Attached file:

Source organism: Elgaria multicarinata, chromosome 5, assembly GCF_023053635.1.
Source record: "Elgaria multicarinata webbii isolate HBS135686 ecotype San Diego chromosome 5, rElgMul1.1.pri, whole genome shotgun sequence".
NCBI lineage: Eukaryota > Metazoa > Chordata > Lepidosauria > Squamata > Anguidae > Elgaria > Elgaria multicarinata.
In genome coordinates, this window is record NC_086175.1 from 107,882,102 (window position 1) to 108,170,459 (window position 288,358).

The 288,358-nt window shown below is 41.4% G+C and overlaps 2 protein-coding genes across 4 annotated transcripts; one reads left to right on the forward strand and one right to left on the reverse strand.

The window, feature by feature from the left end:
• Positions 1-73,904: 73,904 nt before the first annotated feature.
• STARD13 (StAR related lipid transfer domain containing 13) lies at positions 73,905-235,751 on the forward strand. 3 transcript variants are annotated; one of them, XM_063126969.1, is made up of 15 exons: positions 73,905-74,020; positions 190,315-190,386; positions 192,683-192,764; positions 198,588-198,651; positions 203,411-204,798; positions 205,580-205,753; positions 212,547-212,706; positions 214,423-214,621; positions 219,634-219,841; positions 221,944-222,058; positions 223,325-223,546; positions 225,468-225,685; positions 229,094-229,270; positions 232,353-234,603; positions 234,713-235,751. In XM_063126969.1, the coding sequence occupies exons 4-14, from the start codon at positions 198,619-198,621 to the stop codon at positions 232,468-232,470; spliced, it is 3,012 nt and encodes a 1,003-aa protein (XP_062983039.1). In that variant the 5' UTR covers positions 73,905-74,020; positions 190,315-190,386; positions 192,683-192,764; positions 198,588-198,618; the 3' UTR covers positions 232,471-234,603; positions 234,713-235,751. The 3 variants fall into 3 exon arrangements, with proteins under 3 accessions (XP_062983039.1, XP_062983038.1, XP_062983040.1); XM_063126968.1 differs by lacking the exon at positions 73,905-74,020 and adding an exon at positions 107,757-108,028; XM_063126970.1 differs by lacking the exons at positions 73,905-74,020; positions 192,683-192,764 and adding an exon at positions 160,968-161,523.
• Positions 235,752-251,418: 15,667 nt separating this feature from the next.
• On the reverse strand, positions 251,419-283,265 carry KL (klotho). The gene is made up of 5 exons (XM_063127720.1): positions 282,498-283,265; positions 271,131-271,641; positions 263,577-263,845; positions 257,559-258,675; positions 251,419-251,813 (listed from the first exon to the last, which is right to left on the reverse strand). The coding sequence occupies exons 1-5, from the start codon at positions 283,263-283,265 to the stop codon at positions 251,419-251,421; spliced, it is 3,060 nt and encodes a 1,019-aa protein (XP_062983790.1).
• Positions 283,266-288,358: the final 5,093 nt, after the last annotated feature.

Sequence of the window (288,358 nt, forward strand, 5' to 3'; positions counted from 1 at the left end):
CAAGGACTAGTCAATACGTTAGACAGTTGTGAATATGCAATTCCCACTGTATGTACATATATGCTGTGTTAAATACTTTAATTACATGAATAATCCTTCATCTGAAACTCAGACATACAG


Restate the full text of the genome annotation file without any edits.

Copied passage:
Source organism: Elgaria multicarinata, chromosome 5, assembly GCF_023053635.1.
Source record: "Elgaria multicarinata webbii isolate HBS135686 ecotype San Diego chromosome 5, rElgMul1.1.pri, whole genome shotgun sequence".
NCBI lineage: Eukaryota > Metazoa > Chordata > Lepidosauria > Squamata > Anguidae > Elgaria > Elgaria multicarinata.
In genome coordinates, this window is record NC_086175.1 from 107,882,102 (window position 1) to 108,170,459 (window position 288,358).

The 288,358-nt window shown below is 41.4% G+C and overlaps 2 protein-coding genes across 4 annotated transcripts; one reads left to right on the forward strand and one right to left on the reverse strand.

The window, feature by feature from the left end:
• Positions 1-73,904: 73,904 nt before the first annotated feature.
• STARD13 (StAR related lipid transfer domain containing 13) lies at positions 73,905-235,751 on the forward strand. 3 transcript variants are annotated; one of them, XM_063126969.1, is made up of 15 exons: positions 73,905-74,020; positions 190,315-190,386; positions 192,683-192,764; positions 198,588-198,651; positions 203,411-204,798; positions 205,580-205,753; positions 212,547-212,706; positions 214,423-214,621; positions 219,634-219,841; positions 221,944-222,058; positions 223,325-223,546; positions 225,468-225,685; positions 229,094-229,270; positions 232,353-234,603; positions 234,713-235,751. In XM_063126969.1, the coding sequence occupies exons 4-14, from the start codon at positions 198,619-198,621 to the stop codon at positions 232,468-232,470; spliced, it is 3,012 nt and encodes a 1,003-aa protein (XP_062983039.1). In that variant the 5' UTR covers positions 73,905-74,020; positions 190,315-190,386; positions 192,683-192,764; positions 198,588-198,618; the 3' UTR covers positions 232,471-234,603; positions 234,713-235,751. The 3 variants fall into 3 exon arrangements, with proteins under 3 accessions (XP_062983039.1, XP_062983038.1, XP_062983040.1); XM_063126968.1 differs by lacking the exon at positions 73,905-74,020 and adding an exon at positions 107,757-108,028; XM_063126970.1 differs by lacking the exons at positions 73,905-74,020; positions 192,683-192,764 and adding an exon at positions 160,968-161,523.
• Positions 235,752-251,418: 15,667 nt separating this feature from the next.
• On the reverse strand, positions 251,419-283,265 carry KL (klotho). The gene is made up of 5 exons (XM_063127720.1): positions 282,498-283,265; positions 271,131-271,641; positions 263,577-263,845; positions 257,559-258,675; positions 251,419-251,813 (listed from the first exon to the last, which is right to left on the reverse strand). The coding sequence occupies exons 1-5, from the start codon at positions 283,263-283,265 to the stop codon at positions 251,419-251,421; spliced, it is 3,060 nt and encodes a 1,019-aa protein (XP_062983790.1).
• Positions 283,266-288,358: the final 5,093 nt, after the last annotated feature.

Sequence of the window (288,358 nt, forward strand, 5' to 3'; positions counted from 1 at the left end):
CAAGGACTAGTCAATACGTTAGACAGTTGTGAATATGCAATTCCCACTGTATGTACATATATGCTGTGTTAAATACTTTAATTACATGAATAATCCTTCATCTGAAACTCAGACATACAG